In 2019, Greenpeace Argentina brought a case before the Supreme Court of Justice on behalf of the Yaguareté (Jaguar) that lives in the Argentine Gran Chaco against four provinces of northern Argentina – Salta, Chaco, Santiago del Estero and Formosa – arguing that the country should recognize the rights of the Jaguar species.
“allow said species to continue to exist, enjoy its ecosystems, maintaining its plans for life, health, well-being, food, freedom, reproduction and security of the last less than 20 vulnerable subjects”.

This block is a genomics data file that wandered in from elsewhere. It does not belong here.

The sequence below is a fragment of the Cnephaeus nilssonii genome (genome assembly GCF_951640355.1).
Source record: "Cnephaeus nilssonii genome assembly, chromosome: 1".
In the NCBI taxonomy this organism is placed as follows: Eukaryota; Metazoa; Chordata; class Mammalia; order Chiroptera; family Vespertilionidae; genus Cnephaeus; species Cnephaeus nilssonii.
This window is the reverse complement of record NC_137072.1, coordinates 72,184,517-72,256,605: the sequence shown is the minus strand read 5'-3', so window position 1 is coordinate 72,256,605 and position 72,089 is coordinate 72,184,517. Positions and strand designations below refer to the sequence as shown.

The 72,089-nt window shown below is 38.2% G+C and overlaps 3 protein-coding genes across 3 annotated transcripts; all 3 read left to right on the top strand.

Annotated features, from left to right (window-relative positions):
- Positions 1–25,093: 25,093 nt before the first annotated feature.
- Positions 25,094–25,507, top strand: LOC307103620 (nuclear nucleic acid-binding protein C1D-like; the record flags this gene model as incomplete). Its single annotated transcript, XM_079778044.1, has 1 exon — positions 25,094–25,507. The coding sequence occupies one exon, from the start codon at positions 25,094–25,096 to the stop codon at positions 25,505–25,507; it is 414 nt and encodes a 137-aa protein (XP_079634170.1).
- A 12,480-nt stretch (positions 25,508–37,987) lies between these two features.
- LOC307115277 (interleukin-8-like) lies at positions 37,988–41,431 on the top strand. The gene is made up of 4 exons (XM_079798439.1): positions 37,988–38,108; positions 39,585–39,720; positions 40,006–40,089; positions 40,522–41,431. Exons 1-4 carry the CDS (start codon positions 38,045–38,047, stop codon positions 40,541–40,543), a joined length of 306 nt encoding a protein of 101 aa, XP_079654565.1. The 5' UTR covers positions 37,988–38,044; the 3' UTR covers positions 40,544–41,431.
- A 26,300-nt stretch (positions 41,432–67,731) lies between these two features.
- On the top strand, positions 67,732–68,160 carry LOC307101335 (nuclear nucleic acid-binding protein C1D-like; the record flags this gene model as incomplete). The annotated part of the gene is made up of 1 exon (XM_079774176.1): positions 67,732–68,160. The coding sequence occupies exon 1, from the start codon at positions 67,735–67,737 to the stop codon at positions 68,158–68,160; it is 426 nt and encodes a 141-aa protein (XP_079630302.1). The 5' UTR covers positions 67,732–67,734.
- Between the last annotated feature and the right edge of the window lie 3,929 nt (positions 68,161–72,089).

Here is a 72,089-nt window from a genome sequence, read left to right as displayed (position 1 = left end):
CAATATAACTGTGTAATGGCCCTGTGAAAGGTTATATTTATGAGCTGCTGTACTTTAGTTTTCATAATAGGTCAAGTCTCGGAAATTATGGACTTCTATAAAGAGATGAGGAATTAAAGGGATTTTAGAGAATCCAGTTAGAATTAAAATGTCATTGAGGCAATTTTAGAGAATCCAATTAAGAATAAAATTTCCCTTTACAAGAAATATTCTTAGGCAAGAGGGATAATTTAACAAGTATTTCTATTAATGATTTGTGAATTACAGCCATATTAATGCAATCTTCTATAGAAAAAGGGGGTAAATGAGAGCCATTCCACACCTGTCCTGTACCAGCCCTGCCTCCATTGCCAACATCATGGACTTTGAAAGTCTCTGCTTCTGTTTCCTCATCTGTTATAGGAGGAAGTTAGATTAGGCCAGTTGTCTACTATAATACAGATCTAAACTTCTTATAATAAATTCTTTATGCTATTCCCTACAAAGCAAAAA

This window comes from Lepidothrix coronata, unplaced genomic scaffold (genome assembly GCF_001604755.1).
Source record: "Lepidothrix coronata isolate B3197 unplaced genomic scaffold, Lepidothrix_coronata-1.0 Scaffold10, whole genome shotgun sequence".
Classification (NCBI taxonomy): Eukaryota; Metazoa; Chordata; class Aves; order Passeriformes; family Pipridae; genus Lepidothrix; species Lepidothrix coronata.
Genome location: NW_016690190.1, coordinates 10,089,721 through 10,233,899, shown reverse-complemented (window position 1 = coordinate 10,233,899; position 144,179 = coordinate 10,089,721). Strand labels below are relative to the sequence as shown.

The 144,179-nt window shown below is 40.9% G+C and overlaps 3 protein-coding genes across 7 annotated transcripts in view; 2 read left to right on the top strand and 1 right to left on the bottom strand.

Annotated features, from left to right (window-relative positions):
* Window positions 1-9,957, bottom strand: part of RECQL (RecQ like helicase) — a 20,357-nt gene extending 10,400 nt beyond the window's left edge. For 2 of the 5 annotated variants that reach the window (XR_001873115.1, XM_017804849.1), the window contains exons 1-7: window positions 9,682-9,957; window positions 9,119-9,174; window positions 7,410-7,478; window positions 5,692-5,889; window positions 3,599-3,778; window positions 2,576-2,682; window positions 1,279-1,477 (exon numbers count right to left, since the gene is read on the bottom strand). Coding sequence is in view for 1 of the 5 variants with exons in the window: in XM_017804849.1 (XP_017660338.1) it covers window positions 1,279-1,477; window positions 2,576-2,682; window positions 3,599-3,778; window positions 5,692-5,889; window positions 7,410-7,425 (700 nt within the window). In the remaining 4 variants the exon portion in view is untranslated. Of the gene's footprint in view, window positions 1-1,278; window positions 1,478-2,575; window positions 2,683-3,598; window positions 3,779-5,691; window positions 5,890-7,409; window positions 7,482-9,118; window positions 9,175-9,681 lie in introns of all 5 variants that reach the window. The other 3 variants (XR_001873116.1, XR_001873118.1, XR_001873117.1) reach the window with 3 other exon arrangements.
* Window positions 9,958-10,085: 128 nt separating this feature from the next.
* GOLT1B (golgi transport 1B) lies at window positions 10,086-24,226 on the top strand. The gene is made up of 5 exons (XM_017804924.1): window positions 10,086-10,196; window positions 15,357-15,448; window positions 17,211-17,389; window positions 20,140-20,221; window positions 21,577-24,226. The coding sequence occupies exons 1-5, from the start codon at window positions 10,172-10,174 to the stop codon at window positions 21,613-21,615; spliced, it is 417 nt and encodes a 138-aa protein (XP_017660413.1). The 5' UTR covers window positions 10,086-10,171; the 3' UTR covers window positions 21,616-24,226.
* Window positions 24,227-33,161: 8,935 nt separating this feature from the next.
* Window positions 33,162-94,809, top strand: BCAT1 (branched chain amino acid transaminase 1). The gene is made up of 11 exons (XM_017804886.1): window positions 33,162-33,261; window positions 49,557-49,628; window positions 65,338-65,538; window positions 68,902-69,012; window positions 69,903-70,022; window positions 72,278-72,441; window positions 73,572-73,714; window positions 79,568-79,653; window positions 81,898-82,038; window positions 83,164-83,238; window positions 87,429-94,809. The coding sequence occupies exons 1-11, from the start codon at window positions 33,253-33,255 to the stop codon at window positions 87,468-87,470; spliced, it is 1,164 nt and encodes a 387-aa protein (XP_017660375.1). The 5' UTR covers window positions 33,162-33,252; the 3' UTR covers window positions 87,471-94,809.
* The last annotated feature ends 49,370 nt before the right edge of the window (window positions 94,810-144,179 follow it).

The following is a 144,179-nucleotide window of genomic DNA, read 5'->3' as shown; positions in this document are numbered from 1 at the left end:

This action follows previous legal actions in 2015 and 2016 in Argentina on behalf of orangutans and chimpanzees to recognize two individual animals as a “non-human person”. Unlike these previous actions, this case is the first time an action has been brought in Argentina in the name and representation of an entire species.
The regions Salta, Chaco, Santiago del Estero and Formosa have experienced rapid deforestation in recent decades as a result of the introduction of genetically modified soy two decades ago. The jaguar population in Argentina is estimated at 250 individuals – approximately 160 individuals in the Yungas Forest, 80 in the Paranaense Forest, and 20 in the Gran Chaco region.